Sony's problems began when hacker group Anonymous declared the company an enemy after being embroiled in a lawsuit earlier in the year. The group denied involvement in the hack.
The breach at Epsilon compromised customer lists for many of the largest companies across the country. An increase in spearphishing attacks began shortly thereafter.
Even security expert RSA fell victim after an employee opened what he thought was a confidential corporate memo mistakenly sent to him. The attachment unleashed a worm that infiltrated customer security token codes stored on RSA's internal network. Among the client list compromised was Lockheed Martin.
A good number of database breaches come from within. Curiosity gets the best of an employee as with the RSA breach. A disgruntled employee steals computer code as just occurred at the Federal Reserve.
None of the stolen data would benefit a thief had it been encrypted.
Weakness on the part of Internet users. Weak passwords and using the same one at a multitude of sites puts you at risk. This is one area you can control. And perhaps it's the most important of them all. If your Zappo password is the same as your online banking password, you might be in trouble.
Password management can get difficult. Every site has its own protocol, but it's only the minimum required. Some want a combination of letters and numerals while others need a variety of upper and lower case. So use them all to be safe. The only variable is typically whether or not a special character is accepted.
Your password should be at least 8 characters in length. Use a mnemonic phrase to help you remember. For example, your favorite band may have been the Grateful Dead when you were growing up. You saw them live 56 times. To make the password unique, include the first letter of the site's URL at the beginning or the end. So if you were creating a password for Amazon, your phrase might be:
I saw the Grateful Dead 56 times Amazon.
Taking the first letter of each word, your password would be IstGD56tA.
Perhaps the bigger news should have been what Zappo got right. There was some criticism over how quickly they notified customers. Without all information in hand, they may have missed something important. Yet doing so allowed customers to change passwords and be proactive about averting damage.
Zappos, owned by Amazon.com, stored credit card data in a separate database. It made the stolen information much harder to use. They cryptographically stored credit card numbers, rendering the data useless if it had been stolen.
They had a response plan in place before the breach occurred that could be immediately implemented. No delay by first trying to figure out what to do.
This type of database hacking attack is expected to increase in 2012. A cyberthief has more to gain by targeting a database than by stalking your computer. We can only hope corporations follow Zappo's lead in customer protection.
#2 - A Strong Legal System
Last week I argued that certain strong institutions, such as the military, are a prerequisite for a prosperous society. This week I would like to identify a second required institution: A strong legal system.
I speak of the legal system in the broadest sense, such as a court system in which to seek remedies for legal injustices. I would include in this characterization strong contract law, such that the written agreements (contracts) of individuals and companies are binding. And courts enforce them.
Why is this required? Because capital flows much more freely when the owners of that capital believe they have recourse against entities that fail to fulfill an agreement. Strong contract law is so important that most jurisdictions in the U.S. recognize the "parol evidence rule", which says (to paraphrase) that written agreements trump verbal agreements. It makes sense that, if the counterparties take the time to reduce their agreement to writing, than both sides have certainly considered the benefits and risks. And then must abide by the outcome, which courts must enforce.
An example of where strong contract law has created great prosperity is the U.S. is the home mortgage market. The vast majority of individuals who purchase a home in the U.S. utilize a mortgage. Home purchases are such large expenditures that, for most buyers, the amount of time required to "save up" for a home purchase is simply unrealistic and could last for decades, or even a lifetime. So borrowing the funds and paying them back from future (usually higher) earnings makes sense. This process also provides investment income for net savers in a community as their capital is "borrowed" (typically through a bank) to provide housing for those yet to have such excess savings. It is a win-win. Picture Jimmy Stewart in It's a Wonderful Life.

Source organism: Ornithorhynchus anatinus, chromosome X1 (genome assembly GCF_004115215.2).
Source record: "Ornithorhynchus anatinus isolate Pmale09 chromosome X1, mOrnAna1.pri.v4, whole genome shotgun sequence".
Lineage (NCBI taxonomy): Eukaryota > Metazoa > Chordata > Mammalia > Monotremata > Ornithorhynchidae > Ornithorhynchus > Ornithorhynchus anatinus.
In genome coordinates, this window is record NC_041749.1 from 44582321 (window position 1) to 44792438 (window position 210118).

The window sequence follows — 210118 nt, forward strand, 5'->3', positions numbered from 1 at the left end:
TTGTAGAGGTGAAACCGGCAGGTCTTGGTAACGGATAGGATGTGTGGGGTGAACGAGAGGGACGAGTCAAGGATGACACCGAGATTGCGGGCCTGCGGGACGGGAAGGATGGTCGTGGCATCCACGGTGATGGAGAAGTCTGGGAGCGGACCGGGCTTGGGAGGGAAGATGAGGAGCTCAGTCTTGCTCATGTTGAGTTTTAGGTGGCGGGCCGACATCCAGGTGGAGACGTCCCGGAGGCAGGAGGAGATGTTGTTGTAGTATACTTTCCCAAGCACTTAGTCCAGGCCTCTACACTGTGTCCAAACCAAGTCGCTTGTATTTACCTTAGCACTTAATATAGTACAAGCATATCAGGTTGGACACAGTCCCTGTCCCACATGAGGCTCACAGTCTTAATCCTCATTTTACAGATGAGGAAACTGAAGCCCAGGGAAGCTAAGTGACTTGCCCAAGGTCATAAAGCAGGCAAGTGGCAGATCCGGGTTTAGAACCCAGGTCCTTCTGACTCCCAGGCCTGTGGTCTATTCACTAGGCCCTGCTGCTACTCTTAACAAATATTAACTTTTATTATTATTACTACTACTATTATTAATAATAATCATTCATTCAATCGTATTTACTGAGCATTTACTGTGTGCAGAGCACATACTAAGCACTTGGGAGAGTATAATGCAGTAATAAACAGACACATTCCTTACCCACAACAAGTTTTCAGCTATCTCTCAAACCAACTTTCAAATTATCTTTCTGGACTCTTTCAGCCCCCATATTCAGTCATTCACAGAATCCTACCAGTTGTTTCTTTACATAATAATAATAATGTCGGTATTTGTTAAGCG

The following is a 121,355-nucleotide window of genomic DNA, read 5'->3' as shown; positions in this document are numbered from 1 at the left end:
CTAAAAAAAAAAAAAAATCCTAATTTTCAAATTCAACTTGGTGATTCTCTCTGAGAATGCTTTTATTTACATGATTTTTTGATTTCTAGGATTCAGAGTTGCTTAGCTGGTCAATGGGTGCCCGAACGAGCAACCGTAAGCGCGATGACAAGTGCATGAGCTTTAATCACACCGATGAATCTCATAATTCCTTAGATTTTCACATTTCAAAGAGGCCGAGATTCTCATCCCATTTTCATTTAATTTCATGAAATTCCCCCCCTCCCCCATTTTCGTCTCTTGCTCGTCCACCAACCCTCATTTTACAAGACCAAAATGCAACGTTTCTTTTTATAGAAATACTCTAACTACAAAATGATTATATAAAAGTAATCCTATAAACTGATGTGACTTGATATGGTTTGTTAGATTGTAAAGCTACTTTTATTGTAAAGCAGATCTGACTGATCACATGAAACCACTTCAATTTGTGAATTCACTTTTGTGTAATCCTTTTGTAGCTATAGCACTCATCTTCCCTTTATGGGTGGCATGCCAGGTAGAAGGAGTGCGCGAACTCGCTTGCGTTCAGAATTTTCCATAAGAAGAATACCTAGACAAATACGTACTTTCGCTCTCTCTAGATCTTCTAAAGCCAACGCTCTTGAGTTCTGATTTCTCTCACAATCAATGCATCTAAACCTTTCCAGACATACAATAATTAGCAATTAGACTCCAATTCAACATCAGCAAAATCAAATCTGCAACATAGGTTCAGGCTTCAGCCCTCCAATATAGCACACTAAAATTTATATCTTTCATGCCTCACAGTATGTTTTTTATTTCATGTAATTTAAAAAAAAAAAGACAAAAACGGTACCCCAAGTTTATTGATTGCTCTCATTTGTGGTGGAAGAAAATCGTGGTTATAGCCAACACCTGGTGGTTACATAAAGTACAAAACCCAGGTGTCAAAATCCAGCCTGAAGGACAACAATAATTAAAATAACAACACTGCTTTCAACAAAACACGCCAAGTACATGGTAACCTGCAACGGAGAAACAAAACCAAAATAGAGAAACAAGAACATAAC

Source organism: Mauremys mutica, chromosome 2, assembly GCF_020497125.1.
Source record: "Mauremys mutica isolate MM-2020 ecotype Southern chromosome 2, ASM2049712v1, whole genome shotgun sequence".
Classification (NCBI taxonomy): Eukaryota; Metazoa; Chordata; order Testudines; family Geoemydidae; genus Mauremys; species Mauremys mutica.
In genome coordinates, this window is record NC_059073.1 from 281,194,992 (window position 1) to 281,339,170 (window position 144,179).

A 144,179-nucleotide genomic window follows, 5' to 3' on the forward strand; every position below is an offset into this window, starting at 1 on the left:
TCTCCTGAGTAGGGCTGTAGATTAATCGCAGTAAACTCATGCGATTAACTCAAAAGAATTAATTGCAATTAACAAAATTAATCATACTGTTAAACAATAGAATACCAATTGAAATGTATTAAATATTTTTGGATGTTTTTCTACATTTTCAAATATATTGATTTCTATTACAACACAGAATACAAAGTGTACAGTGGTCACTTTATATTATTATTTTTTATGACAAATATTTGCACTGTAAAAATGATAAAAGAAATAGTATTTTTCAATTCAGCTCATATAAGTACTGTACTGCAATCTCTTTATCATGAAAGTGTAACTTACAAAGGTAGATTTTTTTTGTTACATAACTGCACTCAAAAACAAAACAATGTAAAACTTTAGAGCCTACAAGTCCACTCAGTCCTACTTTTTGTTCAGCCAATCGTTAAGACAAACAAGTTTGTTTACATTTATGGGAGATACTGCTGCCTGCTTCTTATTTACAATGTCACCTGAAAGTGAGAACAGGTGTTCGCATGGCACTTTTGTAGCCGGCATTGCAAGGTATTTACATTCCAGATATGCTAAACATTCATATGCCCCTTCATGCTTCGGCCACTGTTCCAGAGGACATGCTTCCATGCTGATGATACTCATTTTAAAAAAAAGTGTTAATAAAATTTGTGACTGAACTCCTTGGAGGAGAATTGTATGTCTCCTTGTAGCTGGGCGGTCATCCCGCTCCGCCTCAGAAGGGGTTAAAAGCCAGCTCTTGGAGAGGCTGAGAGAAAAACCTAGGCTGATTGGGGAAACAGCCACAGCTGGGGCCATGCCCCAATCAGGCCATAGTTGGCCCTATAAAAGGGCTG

But the system is utterly dependent on strong contract law. Home purchasers who use a mortgage, technically, from a contract law perspective, sign a note (promise to repay) secured by a mortgage (a document that encumbers the real estate until the loan is repaid.). If the borrower fails to repay, the lender (lien holder) can foreclose, a legal process whereby the lender can take possession of the property to satisfy the debt. Historically, in the U.S., property values have been very stable over time, usually appreciating at a rate at least equal to inflation (and in some locales at much faster rates). This situation gives lenders comfort that their capital is secure over the long haul, and in most cases, the lender's equity position improves over time.
The traditional "conventional" mortgage model was based on a 20 percent down payment and financing for the remaining 80 percent. The 20 percent down payment served two purposes: It caused the borrower "to have skin in the game" increasing the incentive to make payments - lest they risk their down payment. Secondly, it allowed the lender some cushion against the time and money required to go through the foreclosure process. As a result, capital continued to flow freely into the mortgage lending market because the risks to the lender were fairly low in that the instances whereby lenders sustained losses occurred very infrequently. The result has been mortgage interest rates that are much lower than for other types of credit which allowed a much high number of borrowers qualify for a mortgage loan. Once again, win-win.
The system created "The American Dream" of home ownership and worked well for more than a century - making the U.S. the envy of the world in home ownership rates. But it must be remembered that the true underlying principle of the system is based on a strong legal system. Imagine how much capital would be risked if lender were unsure if they had recourse against default!
Unfortunately, that is where we are now. So what went wrong? Next week we'll explore how well intentioned congressional social engineering and gaming of the system to increase home ownership left the system severely damaged, threatening The American Dream.